For the past 150 years, enjoying a glass of wine, beer or spirits has become part of Canada’s lifestyle, culture and diet. The value added production of beverage alcohol from farm to glass has evolved, but its linkages with gastronomy, history, tradition, origin, local quality products and social settings remain a part of everyday life for the vast majority of Canadians.
The beer, wine and spirits sector and its economic operators, make an invaluable economic, social, agricultural and environmental contribution to our nation. Is this about to change?
Budget 2017, dubbed as “Building a Strong Middle Class” is sending a mixed message to Canadians. On the one hand, it draws from the Prime Minister’s Advisory Council on Economic Growth, which identified Canada’s value added agri-food industry as an engine of growth, and at the same time proposes a 2% increase in the excise duty on Canada’s highest value added products –wine, beer and spirits! What is not common knowledge, is that the government is proposing in the Budget Bill to amend the Excise Act to legislate the annual indexation of wine, beer and spirits excise duty to the Canadian Price Index (CPI) effective April 1, 2018, meaning the rate is set to increase EVERY YEAR.
Budget 2017 states that excise duty rates on alcohol products have not effectively changed since the mid-1980s. This is not true, governments have increased the excise duty on at least 10 separate occasions since 1980.
The industry is concerned that over the next five years, assuming a moderate rate of 2 percent inflation, the excise rate will increase by a cumulative 11 percent. Since the excise duty is at the front of the price chain, the impact is cumulative with ad valorem liquor board markup, GST and PST adding to the consumer impact. This will have a long-term impact on local business owners (restaurants, hotels, bars, wholesalers, etc.) and others in the value chain (servers, bartenders, delivery-truck drivers, etc.) across Canada. Further, inflation alone does not account for all issues impacting business in any given year, which will no longer be addressed without the objective review by Parliamentarians. This inflationary approach to beverage alcohol taxes was tried unsuccessfully in the 80s and resulted in sales declines and job losses.
Beverage alcohol can move the needle on income growth and drive job creation. We are a high potential sector that can deliver inclusive growth across the value chain, but a tax on beverage alcohol is a tax on Canadian farmers. With import tariffs to be eliminated under CETA, the renegotiation of NAFTA, and longstanding barriers to interprovincial trade, and now an annual excise tax escalator, our future is at risk as is our ability to create jobs and spur economic growth.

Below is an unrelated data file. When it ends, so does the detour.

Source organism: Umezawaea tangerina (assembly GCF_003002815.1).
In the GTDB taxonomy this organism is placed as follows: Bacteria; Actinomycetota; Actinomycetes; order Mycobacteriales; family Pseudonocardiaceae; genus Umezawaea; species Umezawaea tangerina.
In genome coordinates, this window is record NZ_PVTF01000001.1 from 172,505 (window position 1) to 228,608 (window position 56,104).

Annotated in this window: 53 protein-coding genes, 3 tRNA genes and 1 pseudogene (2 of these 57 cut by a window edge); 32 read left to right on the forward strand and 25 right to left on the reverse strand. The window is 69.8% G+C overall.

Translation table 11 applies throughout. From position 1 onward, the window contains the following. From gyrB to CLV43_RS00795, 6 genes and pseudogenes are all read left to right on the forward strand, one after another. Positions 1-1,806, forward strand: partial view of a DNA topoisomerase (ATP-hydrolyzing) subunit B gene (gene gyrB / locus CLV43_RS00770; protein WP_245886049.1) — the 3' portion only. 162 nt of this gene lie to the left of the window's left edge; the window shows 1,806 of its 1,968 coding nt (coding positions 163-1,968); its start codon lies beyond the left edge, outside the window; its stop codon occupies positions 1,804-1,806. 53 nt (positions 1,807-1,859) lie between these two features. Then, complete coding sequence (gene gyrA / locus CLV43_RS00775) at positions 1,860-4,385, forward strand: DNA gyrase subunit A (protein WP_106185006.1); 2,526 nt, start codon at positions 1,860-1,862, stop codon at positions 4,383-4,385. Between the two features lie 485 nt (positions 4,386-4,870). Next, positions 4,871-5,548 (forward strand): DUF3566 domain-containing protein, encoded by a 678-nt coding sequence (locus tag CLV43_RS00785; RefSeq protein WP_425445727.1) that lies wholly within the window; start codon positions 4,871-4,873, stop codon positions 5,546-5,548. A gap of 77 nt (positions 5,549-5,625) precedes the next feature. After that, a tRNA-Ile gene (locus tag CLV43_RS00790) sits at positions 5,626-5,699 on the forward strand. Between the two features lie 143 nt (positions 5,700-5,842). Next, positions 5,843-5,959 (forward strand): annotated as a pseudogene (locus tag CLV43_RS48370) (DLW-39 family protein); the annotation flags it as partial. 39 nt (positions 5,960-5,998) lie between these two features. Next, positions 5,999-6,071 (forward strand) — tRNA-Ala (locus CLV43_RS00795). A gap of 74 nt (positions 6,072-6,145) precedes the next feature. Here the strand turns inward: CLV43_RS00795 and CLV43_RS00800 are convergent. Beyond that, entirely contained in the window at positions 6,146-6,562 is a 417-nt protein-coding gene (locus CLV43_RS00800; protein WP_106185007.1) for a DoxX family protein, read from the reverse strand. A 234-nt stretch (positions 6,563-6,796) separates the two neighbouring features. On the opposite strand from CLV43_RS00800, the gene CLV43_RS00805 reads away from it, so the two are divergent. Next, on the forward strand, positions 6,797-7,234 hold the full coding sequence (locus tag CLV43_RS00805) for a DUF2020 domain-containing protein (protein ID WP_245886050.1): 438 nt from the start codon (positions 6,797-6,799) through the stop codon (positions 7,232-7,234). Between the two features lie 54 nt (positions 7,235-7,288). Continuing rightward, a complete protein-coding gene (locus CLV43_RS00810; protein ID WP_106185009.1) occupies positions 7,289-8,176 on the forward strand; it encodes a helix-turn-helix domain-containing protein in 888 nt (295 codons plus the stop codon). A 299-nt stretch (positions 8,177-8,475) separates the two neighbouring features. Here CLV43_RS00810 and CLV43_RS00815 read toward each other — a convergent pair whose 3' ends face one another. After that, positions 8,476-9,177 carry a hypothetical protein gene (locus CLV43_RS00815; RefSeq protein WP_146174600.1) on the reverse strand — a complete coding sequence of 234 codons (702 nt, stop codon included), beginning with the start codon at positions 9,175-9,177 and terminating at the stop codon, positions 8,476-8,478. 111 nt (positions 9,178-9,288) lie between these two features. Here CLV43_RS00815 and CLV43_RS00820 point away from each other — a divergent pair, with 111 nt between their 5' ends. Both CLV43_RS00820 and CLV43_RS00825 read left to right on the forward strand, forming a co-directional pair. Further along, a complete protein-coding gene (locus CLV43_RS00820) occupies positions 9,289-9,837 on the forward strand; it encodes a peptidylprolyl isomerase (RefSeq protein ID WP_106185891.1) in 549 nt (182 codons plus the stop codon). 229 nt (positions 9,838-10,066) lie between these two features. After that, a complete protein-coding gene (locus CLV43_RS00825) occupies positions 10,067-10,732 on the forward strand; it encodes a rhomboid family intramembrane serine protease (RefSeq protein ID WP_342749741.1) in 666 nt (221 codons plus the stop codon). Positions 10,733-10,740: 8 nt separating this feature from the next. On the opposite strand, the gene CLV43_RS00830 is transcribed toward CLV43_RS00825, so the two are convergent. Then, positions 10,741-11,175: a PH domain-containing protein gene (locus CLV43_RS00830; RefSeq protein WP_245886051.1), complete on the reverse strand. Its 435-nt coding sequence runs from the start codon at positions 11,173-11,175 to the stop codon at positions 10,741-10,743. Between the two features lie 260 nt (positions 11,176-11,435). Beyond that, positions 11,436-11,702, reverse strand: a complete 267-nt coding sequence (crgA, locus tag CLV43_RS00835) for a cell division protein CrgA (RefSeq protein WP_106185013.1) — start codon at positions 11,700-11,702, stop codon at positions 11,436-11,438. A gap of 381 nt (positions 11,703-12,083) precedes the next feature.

The impact on Canada’s restaurant and hospitality industry will also be profound. Restaurants are an integral part of Canada’s economy creating over 1.2 million jobs across the country. Hospitality is Canada’s leading provider of first time jobs, employment for recent immigrants and other groups under-represented in the labour force. It is dominated by small businesses and provides start-up opportunities for entrepreneurs. A significant number of its jobs are derived from the sale of wine and beverage alcohol in licensed establishments. Restaurants enhance the value of these products through socially responsible customer experiences, generating hundreds of millions of dollars in revenue for the federal and provincial governments.
The business environment in Canada is much tougher than it was in the 1980s when inflationary excise duties on alcohol had to be abandoned. Canada’s hospitality industry is already under severe strain from the pressures of rising food costs, labour costs and energy bills. In most provinces, licensed restaurants and bars purchase their beer, wine or spirits at the same or higher price than consumers at a provincial retail store.
Restaurants operate on razor-thin margins with an average profit of 4.3%. This is down from 8.4% in 1988 and the bar, pub, and nightclub sector of the industry has experienced the steepest decline. Alcohol prices in Canada have reached the point of diminishing returns with stagnating sales to licensees. The significant price increases that will result from this escalating tax will impact a broad swath of the agri-food industries and make matters worse for licensed operators, their employees, customers and visiting tourists.
By: Joyce Reynolds, Executive Vice President, Government Affairs, Restaurants Canada
Asha Hingorani, Director of Government and Public Affairs at Canadian Vintners Association – Canadian Vintners Association
Originally posted here, on the Hill Times on May 1st, 2017.